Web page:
Follow my startup-oriented Twitter feed here: @johngreathouse. I promise I will never tweet you a blind intro or tell you about that killer burrito I just ate. 

John Greathouse

John Greathouse is a Partner at Rincon Venture Partners, a venture capital firm investing in early stage, web-based businesses. Previously, John co-founded RevUpNet, a performance-based online marketing agency sold to Coull. During the prior twenty years, he held senior executive positions with several successful startups, spearheading transactions that generated more than $350 million of shareholder value, including an IPO and a multi-hundred-million-dollar acquisition.

John is a CPA and holds an M.B.A. from the Wharton School. He is a member of the University of California at Santa Barbara’s Faculty where he teaches several entrepreneurial courses.

Note: All of my advice in this blog is that of a layman. I am not a lawyer and I never played one on TV. You should always assess the veracity of any third-party advice that might have far-reaching implications (be it legal, accounting, personnel, tax or otherwise) with your trusted professional of choice.

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  • CliffElam

    John –

    Wise words.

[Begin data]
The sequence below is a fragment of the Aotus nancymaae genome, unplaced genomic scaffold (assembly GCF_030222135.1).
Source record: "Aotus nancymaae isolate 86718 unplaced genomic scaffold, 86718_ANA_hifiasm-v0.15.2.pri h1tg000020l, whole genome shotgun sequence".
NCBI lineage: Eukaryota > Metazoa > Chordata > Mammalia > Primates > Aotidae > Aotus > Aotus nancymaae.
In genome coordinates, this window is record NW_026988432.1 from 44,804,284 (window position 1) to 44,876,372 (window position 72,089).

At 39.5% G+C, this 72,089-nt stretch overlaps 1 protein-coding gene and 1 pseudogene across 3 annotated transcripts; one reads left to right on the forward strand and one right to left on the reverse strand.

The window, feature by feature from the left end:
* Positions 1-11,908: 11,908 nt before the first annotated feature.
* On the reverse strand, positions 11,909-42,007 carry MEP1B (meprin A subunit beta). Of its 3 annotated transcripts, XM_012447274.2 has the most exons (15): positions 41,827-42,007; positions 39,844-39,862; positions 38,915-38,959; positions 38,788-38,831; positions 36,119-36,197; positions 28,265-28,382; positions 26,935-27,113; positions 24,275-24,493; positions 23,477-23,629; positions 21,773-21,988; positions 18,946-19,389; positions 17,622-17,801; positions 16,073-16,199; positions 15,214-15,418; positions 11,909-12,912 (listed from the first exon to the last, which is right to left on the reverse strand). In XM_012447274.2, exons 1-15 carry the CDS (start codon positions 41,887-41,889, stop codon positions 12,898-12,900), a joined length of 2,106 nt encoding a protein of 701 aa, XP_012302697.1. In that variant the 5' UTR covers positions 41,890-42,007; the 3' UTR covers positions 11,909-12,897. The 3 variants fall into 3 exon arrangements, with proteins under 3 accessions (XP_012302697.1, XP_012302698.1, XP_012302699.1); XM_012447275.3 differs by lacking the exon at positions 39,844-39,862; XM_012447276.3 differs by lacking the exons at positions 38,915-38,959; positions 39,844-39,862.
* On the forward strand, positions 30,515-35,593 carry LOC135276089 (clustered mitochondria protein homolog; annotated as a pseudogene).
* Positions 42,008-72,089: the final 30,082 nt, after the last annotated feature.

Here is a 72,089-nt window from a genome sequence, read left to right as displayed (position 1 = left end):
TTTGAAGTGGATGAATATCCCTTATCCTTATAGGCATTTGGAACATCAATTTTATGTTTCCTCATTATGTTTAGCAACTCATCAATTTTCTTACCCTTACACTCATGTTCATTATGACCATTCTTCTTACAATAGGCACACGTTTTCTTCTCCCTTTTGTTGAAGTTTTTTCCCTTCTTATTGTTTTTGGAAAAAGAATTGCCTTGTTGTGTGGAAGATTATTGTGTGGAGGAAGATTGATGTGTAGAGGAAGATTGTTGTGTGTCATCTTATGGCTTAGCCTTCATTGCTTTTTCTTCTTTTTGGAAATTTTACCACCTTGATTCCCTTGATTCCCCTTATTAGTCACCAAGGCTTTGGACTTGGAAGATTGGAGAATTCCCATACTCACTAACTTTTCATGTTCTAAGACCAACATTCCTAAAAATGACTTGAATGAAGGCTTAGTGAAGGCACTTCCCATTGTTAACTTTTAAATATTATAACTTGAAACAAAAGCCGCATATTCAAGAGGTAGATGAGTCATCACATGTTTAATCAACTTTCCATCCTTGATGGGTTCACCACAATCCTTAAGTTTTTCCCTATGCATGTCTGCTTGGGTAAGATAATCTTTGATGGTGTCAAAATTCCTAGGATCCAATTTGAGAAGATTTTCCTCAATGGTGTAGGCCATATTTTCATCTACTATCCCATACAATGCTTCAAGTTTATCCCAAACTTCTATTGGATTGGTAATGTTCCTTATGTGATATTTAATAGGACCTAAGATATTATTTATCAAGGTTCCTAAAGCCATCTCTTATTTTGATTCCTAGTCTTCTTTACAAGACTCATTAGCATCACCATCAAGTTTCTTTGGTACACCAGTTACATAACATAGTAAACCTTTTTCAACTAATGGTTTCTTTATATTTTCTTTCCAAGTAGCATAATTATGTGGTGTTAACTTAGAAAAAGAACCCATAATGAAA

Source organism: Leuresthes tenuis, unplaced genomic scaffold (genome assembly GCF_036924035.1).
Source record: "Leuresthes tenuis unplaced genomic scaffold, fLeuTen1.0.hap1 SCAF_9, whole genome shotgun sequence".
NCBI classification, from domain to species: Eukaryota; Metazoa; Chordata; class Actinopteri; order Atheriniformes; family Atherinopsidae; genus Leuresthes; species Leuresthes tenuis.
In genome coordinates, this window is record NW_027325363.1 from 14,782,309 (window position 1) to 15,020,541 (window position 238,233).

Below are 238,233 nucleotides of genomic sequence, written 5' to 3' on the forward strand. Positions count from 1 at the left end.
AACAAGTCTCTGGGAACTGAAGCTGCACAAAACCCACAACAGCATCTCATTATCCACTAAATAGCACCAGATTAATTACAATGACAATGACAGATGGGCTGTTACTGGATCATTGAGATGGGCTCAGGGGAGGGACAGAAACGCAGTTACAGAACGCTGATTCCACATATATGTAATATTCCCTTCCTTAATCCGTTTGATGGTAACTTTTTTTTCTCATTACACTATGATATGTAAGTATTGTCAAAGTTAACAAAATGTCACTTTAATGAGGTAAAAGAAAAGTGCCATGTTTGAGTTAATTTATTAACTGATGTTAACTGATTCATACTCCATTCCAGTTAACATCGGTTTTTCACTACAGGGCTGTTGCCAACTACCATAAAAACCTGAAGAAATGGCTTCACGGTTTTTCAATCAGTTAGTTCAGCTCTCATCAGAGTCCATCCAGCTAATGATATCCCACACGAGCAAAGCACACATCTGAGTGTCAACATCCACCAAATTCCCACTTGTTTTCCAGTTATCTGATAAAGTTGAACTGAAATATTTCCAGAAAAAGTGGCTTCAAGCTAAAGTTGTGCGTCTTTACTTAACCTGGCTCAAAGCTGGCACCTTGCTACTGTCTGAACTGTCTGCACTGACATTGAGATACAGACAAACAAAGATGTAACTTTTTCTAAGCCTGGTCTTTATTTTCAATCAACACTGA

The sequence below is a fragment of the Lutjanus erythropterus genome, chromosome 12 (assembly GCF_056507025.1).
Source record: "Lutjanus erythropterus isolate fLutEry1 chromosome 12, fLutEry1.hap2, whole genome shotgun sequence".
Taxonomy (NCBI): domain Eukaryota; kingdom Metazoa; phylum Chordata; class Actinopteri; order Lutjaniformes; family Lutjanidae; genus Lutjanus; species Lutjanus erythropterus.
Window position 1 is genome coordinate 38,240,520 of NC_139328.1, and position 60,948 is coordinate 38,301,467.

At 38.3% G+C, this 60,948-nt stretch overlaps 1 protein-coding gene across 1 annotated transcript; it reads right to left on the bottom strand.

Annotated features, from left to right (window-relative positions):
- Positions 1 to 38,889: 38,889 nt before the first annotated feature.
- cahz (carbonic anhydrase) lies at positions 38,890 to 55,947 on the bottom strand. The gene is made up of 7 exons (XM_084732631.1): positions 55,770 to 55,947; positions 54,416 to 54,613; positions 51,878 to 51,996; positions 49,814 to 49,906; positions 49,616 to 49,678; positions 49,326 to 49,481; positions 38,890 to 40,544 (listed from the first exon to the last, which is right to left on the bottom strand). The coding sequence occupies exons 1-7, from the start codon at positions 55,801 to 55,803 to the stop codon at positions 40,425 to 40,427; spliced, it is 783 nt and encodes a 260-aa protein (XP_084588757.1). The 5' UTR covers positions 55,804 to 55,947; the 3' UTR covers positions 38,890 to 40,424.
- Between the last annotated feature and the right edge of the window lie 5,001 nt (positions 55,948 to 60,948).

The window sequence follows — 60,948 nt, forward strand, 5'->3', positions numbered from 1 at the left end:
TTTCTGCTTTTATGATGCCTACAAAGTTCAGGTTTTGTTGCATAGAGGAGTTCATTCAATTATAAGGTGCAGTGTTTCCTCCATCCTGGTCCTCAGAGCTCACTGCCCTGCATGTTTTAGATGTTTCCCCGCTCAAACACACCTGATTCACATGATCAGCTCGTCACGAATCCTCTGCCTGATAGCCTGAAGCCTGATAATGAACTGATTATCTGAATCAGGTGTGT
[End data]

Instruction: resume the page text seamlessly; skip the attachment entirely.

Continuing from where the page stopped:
I have to say that I am a serial introducer, but I also have an internal sliding scale of what kind of introduction I’ll give people. So if I see something really high potential in, say, noSQL data analytics, I might put them in touch with a friend who is a senior guy in that industry, but if it’s a tool that seems more like a feature then I make an intro to an experienced guy I know at IBM who, frankly, has a lot more spare time and will be gentle with them.

    I have also learned to offer three, but only execute one at a time. I think a lot of people make shotgun introductions and get lousy follow-up from the introducee – which reduces your reputation for the next round.

    Finally, I think judging the receptivity of the people to a ‘cold ping’ is important. Personally I love meeting new people and will make time to do it even if it’s pretty far out there. Sometimes it’s a stinker, but, wow, sometimes you win the lottery.